Alex’s Favorite Poems
by Alex Gilmore, Lifeology Summer Intern
I have chosen three different poems that I hope you will enjoy, and that might serve as inspiration for you to attempt the July challenge of the month to write a science poem for yourself.
1. ‘When I Heard The Learn’d Astronomer’
The first poem I have chosen is ‘When I Heard The Learn’d Astronomer’ by American poet Walt Whitman (1819 – 1892). It was published in his 1865 poetry collection ‘Drum-Taps’.
The poem is written from the perspective of a student who is disinterested in the analytical study of astronomy, and prefers to look up and the stars in silence, on their own terms.
This might seem a surprising poem for a science-lover to choose, since it does not paint science in a particularly favourable light. But oddly, the way the student in the poem feels about science is a bit like how I have often felt about poetry.
My first experiences of poetry were in the classroom. In preparation for intimidating exams, I would analyse and interpret what the poems we were assigned really meant. I saw it as trying to decipher what the poet was trying to do; trying to find the correct interpretation. There was a right and a wrong, I thought, just like trying to solve for X.
But sometimes, if I am honest, I didn’t get much from reading a poem. No covert hidden deeper meaning jumped out at me. This would lead me to think I’m not clever enough to “get it” and feel disconnected and even intimidated by poetry.
Since then, however, I have stumbled upon poems in my own time. I realised I enjoy a poem in a different way if I’m not trying to understand and analyse it. I’m just feeling it, and letting the words sink in, and thinking about how I feel when I read it.
I “wander off by myself” like the student in the poem. Where does it make my mind wander? What does it remind me of from my own life? Maybe it’s okay if a poem means something different to me than to other people, or even to the author. It might even take on new meanings for me on different days depending on my mood and what has been on my mind.
As a science communication student, the poem makes me wonder if the problem for the student protagonist is really about the way the astronomer analyzes the stars, or if it is about how the astronomy is communicated? If it were communicated in a different way, might the science add to the magic of the stars?
Does knowing the proofs, mechanisms and calculations behind nature make you see more or less? It has often been argued that analyzing nature destroys its beauty. But some, like theoretical physicist Richard Feynman, have made the counter-argument that science in fact reveals hidden beauty that couldn’t be otherwise seen. To me, the two poems below demonstrate how this is possible.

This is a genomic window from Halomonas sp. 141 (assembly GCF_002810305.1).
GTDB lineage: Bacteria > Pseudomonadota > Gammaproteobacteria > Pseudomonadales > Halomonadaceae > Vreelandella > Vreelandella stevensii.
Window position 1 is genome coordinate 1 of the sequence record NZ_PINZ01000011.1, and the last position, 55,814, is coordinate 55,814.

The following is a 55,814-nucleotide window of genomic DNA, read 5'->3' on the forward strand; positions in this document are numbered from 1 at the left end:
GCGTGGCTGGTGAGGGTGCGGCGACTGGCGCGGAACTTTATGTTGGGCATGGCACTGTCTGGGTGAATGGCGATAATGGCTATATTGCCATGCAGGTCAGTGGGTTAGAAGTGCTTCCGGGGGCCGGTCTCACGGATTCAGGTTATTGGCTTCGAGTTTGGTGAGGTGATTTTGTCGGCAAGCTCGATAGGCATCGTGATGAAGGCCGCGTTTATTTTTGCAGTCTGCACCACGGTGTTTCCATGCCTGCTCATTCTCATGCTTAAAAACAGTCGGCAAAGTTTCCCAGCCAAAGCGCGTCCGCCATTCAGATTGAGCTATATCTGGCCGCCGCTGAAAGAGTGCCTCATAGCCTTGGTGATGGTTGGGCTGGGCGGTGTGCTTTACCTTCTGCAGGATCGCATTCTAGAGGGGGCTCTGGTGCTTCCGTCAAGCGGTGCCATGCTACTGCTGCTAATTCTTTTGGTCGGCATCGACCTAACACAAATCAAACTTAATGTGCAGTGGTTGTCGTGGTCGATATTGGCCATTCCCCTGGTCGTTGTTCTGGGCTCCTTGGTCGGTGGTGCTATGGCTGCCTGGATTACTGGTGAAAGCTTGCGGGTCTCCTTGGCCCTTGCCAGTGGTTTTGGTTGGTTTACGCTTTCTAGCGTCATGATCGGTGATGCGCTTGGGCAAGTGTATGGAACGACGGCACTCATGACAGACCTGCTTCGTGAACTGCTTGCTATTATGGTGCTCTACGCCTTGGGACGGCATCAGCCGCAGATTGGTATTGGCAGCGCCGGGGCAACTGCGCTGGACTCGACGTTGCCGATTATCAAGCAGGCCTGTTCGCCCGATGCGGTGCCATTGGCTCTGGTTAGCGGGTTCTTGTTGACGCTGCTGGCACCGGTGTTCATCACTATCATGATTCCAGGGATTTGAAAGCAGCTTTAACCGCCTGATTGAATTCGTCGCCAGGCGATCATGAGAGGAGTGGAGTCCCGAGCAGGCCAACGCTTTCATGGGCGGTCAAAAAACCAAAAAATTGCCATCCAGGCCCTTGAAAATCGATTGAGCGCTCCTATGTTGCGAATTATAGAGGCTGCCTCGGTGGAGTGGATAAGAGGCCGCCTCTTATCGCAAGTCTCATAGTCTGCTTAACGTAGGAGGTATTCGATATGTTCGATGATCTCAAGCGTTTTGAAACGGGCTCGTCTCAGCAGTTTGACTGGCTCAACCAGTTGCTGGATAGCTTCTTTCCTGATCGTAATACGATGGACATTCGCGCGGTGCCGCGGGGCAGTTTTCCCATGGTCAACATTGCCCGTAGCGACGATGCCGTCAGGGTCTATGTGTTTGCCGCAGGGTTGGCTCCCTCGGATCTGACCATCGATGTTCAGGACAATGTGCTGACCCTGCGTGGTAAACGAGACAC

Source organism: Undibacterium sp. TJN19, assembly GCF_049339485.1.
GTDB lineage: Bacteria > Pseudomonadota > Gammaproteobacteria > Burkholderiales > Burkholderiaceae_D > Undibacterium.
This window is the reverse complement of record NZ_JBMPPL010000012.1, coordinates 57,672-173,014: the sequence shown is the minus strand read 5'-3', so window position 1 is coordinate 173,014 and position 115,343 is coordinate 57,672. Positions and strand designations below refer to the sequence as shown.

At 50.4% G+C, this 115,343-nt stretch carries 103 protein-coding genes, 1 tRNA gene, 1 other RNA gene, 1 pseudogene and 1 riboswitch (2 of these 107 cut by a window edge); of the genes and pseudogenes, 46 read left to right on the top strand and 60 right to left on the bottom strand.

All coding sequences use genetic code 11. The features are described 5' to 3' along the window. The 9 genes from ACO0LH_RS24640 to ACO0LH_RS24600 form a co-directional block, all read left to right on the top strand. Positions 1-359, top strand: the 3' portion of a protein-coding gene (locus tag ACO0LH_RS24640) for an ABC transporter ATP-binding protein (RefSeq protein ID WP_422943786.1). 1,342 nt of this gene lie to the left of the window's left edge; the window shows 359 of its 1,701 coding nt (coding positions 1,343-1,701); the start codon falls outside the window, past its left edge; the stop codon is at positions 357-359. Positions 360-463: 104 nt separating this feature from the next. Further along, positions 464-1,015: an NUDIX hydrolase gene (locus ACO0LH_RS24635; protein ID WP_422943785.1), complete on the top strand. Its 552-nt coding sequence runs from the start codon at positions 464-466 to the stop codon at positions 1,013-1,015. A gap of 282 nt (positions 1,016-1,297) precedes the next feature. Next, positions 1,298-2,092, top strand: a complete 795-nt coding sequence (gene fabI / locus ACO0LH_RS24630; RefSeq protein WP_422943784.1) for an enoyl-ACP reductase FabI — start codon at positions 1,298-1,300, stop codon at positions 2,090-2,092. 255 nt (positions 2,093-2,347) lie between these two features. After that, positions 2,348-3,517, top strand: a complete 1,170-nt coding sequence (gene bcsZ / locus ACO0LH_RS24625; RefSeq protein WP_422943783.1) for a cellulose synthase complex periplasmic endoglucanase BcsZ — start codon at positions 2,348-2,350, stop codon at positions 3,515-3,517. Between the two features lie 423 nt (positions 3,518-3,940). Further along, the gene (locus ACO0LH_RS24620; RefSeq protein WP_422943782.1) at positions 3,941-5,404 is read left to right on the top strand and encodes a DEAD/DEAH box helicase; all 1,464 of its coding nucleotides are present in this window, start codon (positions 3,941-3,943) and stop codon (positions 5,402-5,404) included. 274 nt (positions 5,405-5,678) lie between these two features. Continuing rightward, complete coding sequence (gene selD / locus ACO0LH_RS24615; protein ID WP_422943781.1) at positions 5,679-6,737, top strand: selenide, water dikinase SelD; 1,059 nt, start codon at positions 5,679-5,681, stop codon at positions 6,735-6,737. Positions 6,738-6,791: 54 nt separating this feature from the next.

You can listen to Feynman share his views on the topic in a beautifully animated video shown at The World Science Festival.
The second poem I have selected is written by a modern, living poet Marie Howe who was named the state poet for New York in 2012. It’s called ‘Singularity’, and it was inspired by Stephen Hawking following his death.
This poem touches on science; from the geology of rock formation, to the biology of human evolution and even to the physics of the big bang. But It is nothing like a science lesson. It isn’t laborious to read, and the language is simple, thought-provoking, and human.
In April this year, a video of an animated reading of this poem was made for “The Universe in Verse”, an annual festival celebrating science and nature through poetry (which had to be online due to the pandemic). This was produced by SALT and Maria Popova, with music by Zoe Keating and illustrations by Elena Skoreyko Wagner, in what they describe as a “multi-woman labour of love”.
Having already read the poem myself, I found that listening to it being read by someone else – and brought to life by the beautiful visuals – meant the poem took on new levels of meaning. She read it slower than I had read it in my head. Where the reader paused was different to where I paused. Different words were emphasised, and I noticed details I had missed before.
Reading aloud can provide a fresh perspective. Science poets Dom Conlon and Rachel Rayner both included reading your poems aloud as one of their top tips for writing your own poem in our science poetry Q&A.
3. ‘The Stuff of Stars’
My final choice is “The Stuff of Stars”. This is a picture book aimed at children, written by Marion Dane Bauer and illustrated by Ekua Holmes.
The first page of ‘The Stuff of Stars’, found alongside more of the text on Brain Pickings.
In some ways it is similar to the above poem, ‘Singularity’. It deals with big-picture themes of the origin of life and our significance within the universe. It prompts reflection on how improbable and precious life is.
One reason I chose this poem is because it is accompanied by striking visuals. As with ‘Singularity’, it is presented alongside enticing artwork. The marbled backgrounds are abstract, dreamy and ethereal. They could be indicative of huge galaxies or stained microscopic cells, and they add to the deep sense of wonder of the words.
If you do feel inspired to try our challenge of the month and write your own science poem, be sure to check out our science poet Q&A for expert tips. You might consider reaching out to an artist, asking them to respond to the poem in a visual way.